What do a porn star, a terrorist, and a car have in common? They’re all the main character (yes, character singular) in UFV’s winter mainstage for 2019, Attempts on her Life. In the script for this season’s production, there are no characters, no assigned lines, no definite settings — the only certainty is Anne, and the fact that nothing about her is certain.
In rehearsal, the actors take turns reading the same lines, only mostly following the path of the dashes down the side of the page, the vague suggestion of where a new speaker might join the conversation. The practice is held in D105, a classroom which has been painted black from floor to ceiling. Heavy black and white curtains hang on rails, parked against the back wall, and from the ceiling, a heavy steel grid hangs, laden with lights, girdled by their wires and cords. At the front of the room, where a small audience will eventually sit, there are tables for reading lines around, and a row of boxes overflowing with books, clothing, and lengths of rope.
“Let’s try it with a little more energy,” says director Alexander Ferguson, “like you’re bouncing ideas off each other. Like you’re writing a movie together.” Other members of the production hold up lengths of rope in pairs, forming rectangles; it’s not clear from my chair at the front of the room who is an actor and who is a stagehand or a lighting technician. Their arms tremble with the weight of their impromptu camera — or maybe it’s a screen. “Keep her in frame,” Ferguson reminds them. The actors comply, and seem to be coming up with the story of a grieving mother from a war-torn village in real time. Like archaeologists, they seem to be uncovering her story, and their excitement as they describe the carnage of a civil war paints the scene with a sick green tinge. The her in frame, like in the title, is Anne.
Attempts on her Life is a piece of experimental theatre, now over 20 years old, written by British playwright Martin Crimp. It represents a break from mandate for the theatre department, which has long maintained a tradition of doing one classic and one Canadian work in an academic year. This past fall saw the production of Rocks, a Canadian play from the 1930s, so it appears that Attempts on her Life has overthrown the former rather than the latter. Given the recent history of UFV Theatre, this is unsurprising.
“We just aren’t able to do anything by Shakespeare,” said Raven Turnichetz, this season’s propmaster and second-year theatre student. “That requires a much larger space.”
It requires the kind of space that UFV Theatre was forced to leave behind at UFV North, the department’s former Chilliwack home, in 2017. This was presumably because the university was preparing to sell the property, which it would do to the Chilliwack school district in 2018. Though the move was announced in 2011 as a way to increase enrollment in the College of Arts, the university failed to provide a new theatre in the meantime, and hasn’t released any concrete plans to do so in the near future. In this extended period of transition, UFV Theatre has undergone a change not only of location, but of culture and identity, which has led it to produce different types of theatre than it has before.
“Rocks is interesting because it is recognized as one of Canada’s first multimedia pieces even though it was written in the ‘30s,” said sessional professor Claire Carolan, last season’s mainstage director. She explains that unlike traditional plays which centre around structured narratives, concerned with plot and character, Rocks came from writer Herman Voaden’s exposure to “ideas about a new kind of theatre that was a total work of art instead of just one person’s vision or one person’s idea about what the show should be.” Carolan considers herself a scenographer, not a director, which means she has more experience working with what some people might see as peripheral to what goes on on stage — the design of the lighting, the sets, and other parts of a play that make up the audience’s complete sensory experience. On more traditional sets, a director might enter with a vision which their scenographers would try to make real. On the set of Rocks and other productions that eschew this creative hierarchy, there is more back-and-forth, because different aspects of the show are seen as more equally important.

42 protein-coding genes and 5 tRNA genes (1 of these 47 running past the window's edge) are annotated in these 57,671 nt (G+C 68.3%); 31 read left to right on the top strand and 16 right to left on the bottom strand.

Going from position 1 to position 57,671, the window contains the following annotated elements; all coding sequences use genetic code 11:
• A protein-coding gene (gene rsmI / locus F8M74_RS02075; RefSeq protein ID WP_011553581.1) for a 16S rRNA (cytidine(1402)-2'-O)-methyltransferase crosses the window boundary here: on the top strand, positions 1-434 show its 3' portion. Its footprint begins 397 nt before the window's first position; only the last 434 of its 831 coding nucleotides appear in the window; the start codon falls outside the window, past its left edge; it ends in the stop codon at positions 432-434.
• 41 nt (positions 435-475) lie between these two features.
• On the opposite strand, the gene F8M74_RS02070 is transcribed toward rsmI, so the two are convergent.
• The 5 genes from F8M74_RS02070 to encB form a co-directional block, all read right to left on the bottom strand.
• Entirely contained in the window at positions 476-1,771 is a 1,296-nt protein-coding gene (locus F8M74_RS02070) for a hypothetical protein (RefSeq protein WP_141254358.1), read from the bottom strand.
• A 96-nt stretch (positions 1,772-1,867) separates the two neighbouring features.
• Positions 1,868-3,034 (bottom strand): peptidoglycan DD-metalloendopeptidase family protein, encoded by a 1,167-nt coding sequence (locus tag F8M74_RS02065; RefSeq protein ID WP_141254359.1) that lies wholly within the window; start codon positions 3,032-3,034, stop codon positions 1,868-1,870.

This semester, Ferguson’s approach to directing takes this holistic, collaborative style to the next level. Ferguson came to UFV as a sessional instructor from the Vancouver-based performance company Fight with a Stick; a collective of artists that, as their website states, creates “hybrid performances for a hybrid audience” — that is, installations which combine acting, visual arts, video, music, and importantly, setting. In these performances, the end result is a product of collaboration without necessarily consensus about the meaning of each element. Similarly, he encourages actors and crew members to come forward with any ideas they have about the acting or staging of a scene; according to assistant director Luke Stevens, an 11th-year theatre student, the similarities between Rocks and Attempts on her Life haven’t been intentional, and the plays have been “completely separate entities.” So while these productions represent an unconventional, new direction for UFV Theatre, they’re clearly not anomalies. Rather, they signal a shift in the character of theatre at UFV.